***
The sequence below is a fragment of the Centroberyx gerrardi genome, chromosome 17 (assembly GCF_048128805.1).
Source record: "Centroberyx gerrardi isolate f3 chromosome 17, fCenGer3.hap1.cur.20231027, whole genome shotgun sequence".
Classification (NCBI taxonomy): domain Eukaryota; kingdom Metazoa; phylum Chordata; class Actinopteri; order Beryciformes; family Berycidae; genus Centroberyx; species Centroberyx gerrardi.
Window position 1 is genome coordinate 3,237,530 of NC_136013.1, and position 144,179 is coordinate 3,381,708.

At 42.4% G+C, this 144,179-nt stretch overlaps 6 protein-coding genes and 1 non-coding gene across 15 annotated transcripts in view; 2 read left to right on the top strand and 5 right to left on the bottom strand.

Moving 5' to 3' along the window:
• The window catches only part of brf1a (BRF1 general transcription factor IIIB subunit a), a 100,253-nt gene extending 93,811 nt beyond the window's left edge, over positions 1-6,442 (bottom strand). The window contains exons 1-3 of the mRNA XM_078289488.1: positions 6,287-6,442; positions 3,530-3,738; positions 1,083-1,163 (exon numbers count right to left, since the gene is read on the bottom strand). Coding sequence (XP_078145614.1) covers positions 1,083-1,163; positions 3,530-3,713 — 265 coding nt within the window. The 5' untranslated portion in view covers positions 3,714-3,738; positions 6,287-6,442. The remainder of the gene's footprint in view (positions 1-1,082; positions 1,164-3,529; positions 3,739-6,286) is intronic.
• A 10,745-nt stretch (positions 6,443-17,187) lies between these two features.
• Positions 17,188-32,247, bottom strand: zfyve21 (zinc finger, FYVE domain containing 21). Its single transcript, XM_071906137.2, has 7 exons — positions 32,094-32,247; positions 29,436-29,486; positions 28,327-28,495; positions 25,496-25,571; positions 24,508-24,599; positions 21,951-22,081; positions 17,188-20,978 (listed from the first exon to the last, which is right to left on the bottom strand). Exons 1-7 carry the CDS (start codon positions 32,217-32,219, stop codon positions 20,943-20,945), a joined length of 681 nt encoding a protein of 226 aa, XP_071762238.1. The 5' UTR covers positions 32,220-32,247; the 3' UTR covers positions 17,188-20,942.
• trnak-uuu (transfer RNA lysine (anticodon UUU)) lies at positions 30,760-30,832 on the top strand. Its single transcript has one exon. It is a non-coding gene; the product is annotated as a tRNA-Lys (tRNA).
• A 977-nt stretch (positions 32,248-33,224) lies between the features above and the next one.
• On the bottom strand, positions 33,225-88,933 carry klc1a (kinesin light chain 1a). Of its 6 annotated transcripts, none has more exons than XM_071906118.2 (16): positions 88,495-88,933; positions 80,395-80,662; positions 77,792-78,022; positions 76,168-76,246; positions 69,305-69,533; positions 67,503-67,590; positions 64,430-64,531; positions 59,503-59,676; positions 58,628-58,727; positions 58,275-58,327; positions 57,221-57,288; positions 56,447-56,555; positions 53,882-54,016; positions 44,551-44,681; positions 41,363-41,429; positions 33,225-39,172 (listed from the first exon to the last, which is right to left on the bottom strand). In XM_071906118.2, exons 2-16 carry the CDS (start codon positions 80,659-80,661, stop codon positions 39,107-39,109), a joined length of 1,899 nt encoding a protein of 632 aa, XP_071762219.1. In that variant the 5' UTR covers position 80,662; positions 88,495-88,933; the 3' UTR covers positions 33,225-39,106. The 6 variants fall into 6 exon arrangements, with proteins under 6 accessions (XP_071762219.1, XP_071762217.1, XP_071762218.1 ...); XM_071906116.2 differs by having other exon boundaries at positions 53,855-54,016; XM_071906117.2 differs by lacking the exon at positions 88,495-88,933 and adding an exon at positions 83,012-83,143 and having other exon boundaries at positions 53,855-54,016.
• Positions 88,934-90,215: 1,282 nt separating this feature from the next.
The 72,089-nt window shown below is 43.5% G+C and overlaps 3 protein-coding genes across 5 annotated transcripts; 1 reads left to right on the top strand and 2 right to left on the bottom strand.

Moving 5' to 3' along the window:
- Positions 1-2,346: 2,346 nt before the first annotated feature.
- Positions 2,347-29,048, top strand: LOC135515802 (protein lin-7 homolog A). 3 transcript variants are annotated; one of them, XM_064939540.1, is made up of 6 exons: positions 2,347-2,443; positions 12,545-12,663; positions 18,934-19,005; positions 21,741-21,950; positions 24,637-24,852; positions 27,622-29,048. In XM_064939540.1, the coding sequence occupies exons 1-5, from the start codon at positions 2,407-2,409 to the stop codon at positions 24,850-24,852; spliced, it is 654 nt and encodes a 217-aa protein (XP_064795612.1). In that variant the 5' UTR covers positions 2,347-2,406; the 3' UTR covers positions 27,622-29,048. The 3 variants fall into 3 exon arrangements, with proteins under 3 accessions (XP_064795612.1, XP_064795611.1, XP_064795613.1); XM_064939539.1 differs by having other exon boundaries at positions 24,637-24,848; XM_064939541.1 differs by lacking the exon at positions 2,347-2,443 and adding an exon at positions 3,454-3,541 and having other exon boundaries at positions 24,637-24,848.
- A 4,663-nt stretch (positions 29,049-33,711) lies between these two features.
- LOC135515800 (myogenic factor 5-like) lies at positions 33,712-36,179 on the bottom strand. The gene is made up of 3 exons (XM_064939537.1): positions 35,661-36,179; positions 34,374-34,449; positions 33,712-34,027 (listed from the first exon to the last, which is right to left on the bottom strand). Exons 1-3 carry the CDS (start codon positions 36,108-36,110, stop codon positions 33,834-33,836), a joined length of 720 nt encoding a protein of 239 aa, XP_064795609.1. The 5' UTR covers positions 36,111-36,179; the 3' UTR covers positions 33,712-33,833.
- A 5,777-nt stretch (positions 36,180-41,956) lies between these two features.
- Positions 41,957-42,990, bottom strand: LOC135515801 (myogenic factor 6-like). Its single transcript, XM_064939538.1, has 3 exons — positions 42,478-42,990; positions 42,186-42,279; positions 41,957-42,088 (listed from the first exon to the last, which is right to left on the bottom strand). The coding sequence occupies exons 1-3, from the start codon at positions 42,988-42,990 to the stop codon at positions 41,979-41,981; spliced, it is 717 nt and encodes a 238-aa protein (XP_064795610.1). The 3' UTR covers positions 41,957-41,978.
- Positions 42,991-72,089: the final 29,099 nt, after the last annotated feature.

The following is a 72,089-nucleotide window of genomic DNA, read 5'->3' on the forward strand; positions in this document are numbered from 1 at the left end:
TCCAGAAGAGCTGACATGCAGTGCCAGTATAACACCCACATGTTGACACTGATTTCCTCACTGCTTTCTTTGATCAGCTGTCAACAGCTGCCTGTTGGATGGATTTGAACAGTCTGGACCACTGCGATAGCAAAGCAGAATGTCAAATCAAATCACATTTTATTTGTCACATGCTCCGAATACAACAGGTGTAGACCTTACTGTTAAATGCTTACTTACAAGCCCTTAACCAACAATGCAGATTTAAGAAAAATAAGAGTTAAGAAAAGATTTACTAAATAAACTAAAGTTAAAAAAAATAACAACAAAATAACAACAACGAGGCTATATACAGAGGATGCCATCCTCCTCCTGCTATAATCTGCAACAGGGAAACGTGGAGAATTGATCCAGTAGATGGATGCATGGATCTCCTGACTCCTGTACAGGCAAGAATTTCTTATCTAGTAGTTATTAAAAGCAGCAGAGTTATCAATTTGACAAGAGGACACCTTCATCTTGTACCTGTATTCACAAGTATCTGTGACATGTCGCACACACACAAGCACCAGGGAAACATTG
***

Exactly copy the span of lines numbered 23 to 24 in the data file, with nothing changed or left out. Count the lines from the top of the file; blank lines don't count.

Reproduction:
The following is a 72,089-nucleotide window of genomic DNA, read 5'->3' on the forward strand; positions in this document are numbered from 1 at the left end:
TCCAGAAGAGCTGACATGCAGTGCCAGTATAACACCCACATGTTGACACTGATTTCCTCACTGCTTTCTTTGATCAGCTGTCAACAGCTGCCTGTTGGATGGATTTGAACAGTCTGGACCACTGCGATAGCAAAGCAGAATGTCAAATCAAATCACATTTTATTTGTCACATGCTCCGAATACAACAGGTGTAGACCTTACTGTTAAATGCTTACTTACAAGCCCTTAACCAACAATGCAGATTTAAGAAAAATAAGAGTTAAGAAAAGATTTACTAAATAAACTAAAGTTAAAAAAAATAACAACAAAATAACAACAACGAGGCTATATACAGAGGATGCCATCCTCCTCCTGCTATAATCTGCAACAGGGAAACGTGGAGAATTGATCCAGTAGATGGATGCATGGATCTCCTGACTCCTGTACAGGCAAGAATTTCTTATCTAGTAGTTATTAAAAGCAGCAGAGTTATCAATTTGACAAGAGGACACCTTCATCTTGTACCTGTATTCACAAGTATCTGTGACATGTCGCACACACACAAGCACCAGGGAAACATTG